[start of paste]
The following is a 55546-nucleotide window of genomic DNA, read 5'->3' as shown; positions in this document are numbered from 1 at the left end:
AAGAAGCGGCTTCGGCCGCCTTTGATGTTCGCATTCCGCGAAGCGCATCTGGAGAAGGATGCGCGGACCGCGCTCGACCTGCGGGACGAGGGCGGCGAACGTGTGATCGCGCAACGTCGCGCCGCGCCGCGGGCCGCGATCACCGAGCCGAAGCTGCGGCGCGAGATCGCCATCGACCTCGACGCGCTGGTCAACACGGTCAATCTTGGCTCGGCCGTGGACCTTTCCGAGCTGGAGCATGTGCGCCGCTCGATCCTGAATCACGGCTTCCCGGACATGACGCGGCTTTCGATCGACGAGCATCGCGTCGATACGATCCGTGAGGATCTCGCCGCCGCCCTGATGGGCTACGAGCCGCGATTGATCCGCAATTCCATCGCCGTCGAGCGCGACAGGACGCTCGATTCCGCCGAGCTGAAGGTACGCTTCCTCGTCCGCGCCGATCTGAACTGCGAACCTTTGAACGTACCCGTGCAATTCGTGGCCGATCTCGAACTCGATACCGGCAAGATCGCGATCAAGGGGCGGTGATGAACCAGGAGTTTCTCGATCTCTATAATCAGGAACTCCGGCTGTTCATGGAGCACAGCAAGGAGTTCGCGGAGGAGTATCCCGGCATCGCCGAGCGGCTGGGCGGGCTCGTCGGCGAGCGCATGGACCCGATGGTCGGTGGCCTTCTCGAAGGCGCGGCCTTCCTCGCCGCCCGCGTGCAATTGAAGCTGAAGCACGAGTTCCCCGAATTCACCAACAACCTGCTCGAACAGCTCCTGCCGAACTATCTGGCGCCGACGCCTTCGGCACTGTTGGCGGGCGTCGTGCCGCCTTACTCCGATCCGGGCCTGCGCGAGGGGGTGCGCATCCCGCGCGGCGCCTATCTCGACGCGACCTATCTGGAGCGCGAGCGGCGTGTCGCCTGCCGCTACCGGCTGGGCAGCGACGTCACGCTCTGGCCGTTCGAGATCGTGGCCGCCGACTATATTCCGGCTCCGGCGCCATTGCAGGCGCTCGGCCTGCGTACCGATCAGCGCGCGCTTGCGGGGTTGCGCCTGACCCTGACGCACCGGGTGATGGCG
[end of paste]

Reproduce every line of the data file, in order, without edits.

The following is a 55546-nucleotide window of genomic DNA, read 5'->3' as shown; positions in this document are numbered from 1 at the left end:
AAGAAGCGGCTTCGGCCGCCTTTGATGTTCGCATTCCGCGAAGCGCATCTGGAGAAGGATGCGCGGACCGCGCTCGACCTGCGGGACGAGGGCGGCGAACGTGTGATCGCGCAACGTCGCGCCGCGCCGCGGGCCGCGATCACCGAGCCGAAGCTGCGGCGCGAGATCGCCATCGACCTCGACGCGCTGGTCAACACGGTCAATCTTGGCTCGGCCGTGGACCTTTCCGAGCTGGAGCATGTGCGCCGCTCGATCCTGAATCACGGCTTCCCGGACATGACGCGGCTTTCGATCGACGAGCATCGCGTCGATACGATCCGTGAGGATCTCGCCGCCGCCCTGATGGGCTACGAGCCGCGATTGATCCGCAATTCCATCGCCGTCGAGCGCGACAGGACGCTCGATTCCGCCGAGCTGAAGGTACGCTTCCTCGTCCGCGCCGATCTGAACTGCGAACCTTTGAACGTACCCGTGCAATTCGTGGCCGATCTCGAACTCGATACCGGCAAGATCGCGATCAAGGGGCGGTGATGAACCAGGAGTTTCTCGATCTCTATAATCAGGAACTCCGGCTGTTCATGGAGCACAGCAAGGAGTTCGCGGAGGAGTATCCCGGCATCGCCGAGCGGCTGGGCGGGCTCGTCGGCGAGCGCATGGACCCGATGGTCGGTGGCCTTCTCGAAGGCGCGGCCTTCCTCGCCGCCCGCGTGCAATTGAAGCTGAAGCACGAGTTCCCCGAATTCACCAACAACCTGCTCGAACAGCTCCTGCCGAACTATCTGGCGCCGACGCCTTCGGCACTGTTGGCGGGCGTCGTGCCGCCTTACTCCGATCCGGGCCTGCGCGAGGGGGTGCGCATCCCGCGCGGCGCCTATCTCGACGCGACCTATCTGGAGCGCGAGCGGCGTGTCGCCTGCCGCTACCGGCTGGGCAGCGACGTCACGCTCTGGCCGTTCGAGATCGTGGCCGCCGACTATATTCCGGCTCCGGCGCCATTGCAGGCGCTCGGCCTGCGTACCGATCAGCGCGCGCTTGCGGGGTTGCGCCTGACCCTGACGCACCGGGTGATGGCG